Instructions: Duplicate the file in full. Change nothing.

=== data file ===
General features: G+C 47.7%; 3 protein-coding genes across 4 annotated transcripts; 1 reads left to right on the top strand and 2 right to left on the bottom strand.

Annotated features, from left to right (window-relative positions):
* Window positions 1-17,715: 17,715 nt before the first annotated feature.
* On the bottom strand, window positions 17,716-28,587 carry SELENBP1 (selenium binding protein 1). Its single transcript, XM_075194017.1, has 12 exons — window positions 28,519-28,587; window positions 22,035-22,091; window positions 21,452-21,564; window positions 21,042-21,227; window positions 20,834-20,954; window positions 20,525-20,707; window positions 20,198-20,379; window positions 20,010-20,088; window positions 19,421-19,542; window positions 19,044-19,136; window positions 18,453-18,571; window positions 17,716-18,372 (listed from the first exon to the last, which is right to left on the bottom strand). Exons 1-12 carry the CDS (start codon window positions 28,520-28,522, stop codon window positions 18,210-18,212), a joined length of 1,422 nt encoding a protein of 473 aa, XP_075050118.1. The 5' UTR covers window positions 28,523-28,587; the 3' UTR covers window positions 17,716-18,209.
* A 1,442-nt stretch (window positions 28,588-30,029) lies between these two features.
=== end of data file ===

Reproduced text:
General features: G+C 47.7%; 3 protein-coding genes across 4 annotated transcripts; 1 reads left to right on the top strand and 2 right to left on the bottom strand.

Annotated features, from left to right (window-relative positions):
* Window positions 1-17,715: 17,715 nt before the first annotated feature.
* On the bottom strand, window positions 17,716-28,587 carry SELENBP1 (selenium binding protein 1). Its single transcript, XM_075194017.1, has 12 exons — window positions 28,519-28,587; window positions 22,035-22,091; window positions 21,452-21,564; window positions 21,042-21,227; window positions 20,834-20,954; window positions 20,525-20,707; window positions 20,198-20,379; window positions 20,010-20,088; window positions 19,421-19,542; window positions 19,044-19,136; window positions 18,453-18,571; window positions 17,716-18,372 (listed from the first exon to the last, which is right to left on the bottom strand). Exons 1-12 carry the CDS (start codon window positions 28,520-28,522, stop codon window positions 18,210-18,212), a joined length of 1,422 nt encoding a protein of 473 aa, XP_075050118.1. The 5' UTR covers window positions 28,523-28,587; the 3' UTR covers window positions 17,716-18,209.
* A 1,442-nt stretch (window positions 28,588-30,029) lies between these two features.